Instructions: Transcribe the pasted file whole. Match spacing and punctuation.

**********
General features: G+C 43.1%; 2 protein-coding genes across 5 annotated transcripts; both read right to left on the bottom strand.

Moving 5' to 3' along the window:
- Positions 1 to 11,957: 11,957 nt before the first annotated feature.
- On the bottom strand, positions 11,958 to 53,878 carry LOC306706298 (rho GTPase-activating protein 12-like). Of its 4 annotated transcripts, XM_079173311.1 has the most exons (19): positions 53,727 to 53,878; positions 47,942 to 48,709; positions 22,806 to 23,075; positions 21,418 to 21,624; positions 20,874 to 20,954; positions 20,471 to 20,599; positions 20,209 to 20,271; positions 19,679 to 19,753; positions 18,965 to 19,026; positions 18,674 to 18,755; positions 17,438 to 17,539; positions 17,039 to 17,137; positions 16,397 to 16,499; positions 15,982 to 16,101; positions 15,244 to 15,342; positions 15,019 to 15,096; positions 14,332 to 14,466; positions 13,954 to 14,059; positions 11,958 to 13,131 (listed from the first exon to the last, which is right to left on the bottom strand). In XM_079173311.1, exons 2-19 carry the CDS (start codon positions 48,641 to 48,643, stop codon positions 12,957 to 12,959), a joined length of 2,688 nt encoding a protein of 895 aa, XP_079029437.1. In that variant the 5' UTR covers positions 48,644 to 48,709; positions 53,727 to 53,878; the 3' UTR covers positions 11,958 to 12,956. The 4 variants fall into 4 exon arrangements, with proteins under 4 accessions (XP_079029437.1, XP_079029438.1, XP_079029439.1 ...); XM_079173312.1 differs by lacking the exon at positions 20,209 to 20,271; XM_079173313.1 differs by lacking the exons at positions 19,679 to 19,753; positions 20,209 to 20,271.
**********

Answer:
General features: G+C 43.1%; 2 protein-coding genes across 5 annotated transcripts; both read right to left on the bottom strand.

Moving 5' to 3' along the window:
- Positions 1 to 11,957: 11,957 nt before the first annotated feature.
- On the bottom strand, positions 11,958 to 53,878 carry LOC306706298 (rho GTPase-activating protein 12-like). Of its 4 annotated transcripts, XM_079173311.1 has the most exons (19): positions 53,727 to 53,878; positions 47,942 to 48,709; positions 22,806 to 23,075; positions 21,418 to 21,624; positions 20,874 to 20,954; positions 20,471 to 20,599; positions 20,209 to 20,271; positions 19,679 to 19,753; positions 18,965 to 19,026; positions 18,674 to 18,755; positions 17,438 to 17,539; positions 17,039 to 17,137; positions 16,397 to 16,499; positions 15,982 to 16,101; positions 15,244 to 15,342; positions 15,019 to 15,096; positions 14,332 to 14,466; positions 13,954 to 14,059; positions 11,958 to 13,131 (listed from the first exon to the last, which is right to left on the bottom strand). In XM_079173311.1, exons 2-19 carry the CDS (start codon positions 48,641 to 48,643, stop codon positions 12,957 to 12,959), a joined length of 2,688 nt encoding a protein of 895 aa, XP_079029437.1. In that variant the 5' UTR covers positions 48,644 to 48,709; positions 53,727 to 53,878; the 3' UTR covers positions 11,958 to 12,956. The 4 variants fall into 4 exon arrangements, with proteins under 4 accessions (XP_079029437.1, XP_079029438.1, XP_079029439.1 ...); XM_079173312.1 differs by lacking the exon at positions 20,209 to 20,271; XM_079173313.1 differs by lacking the exons at positions 19,679 to 19,753; positions 20,209 to 20,271.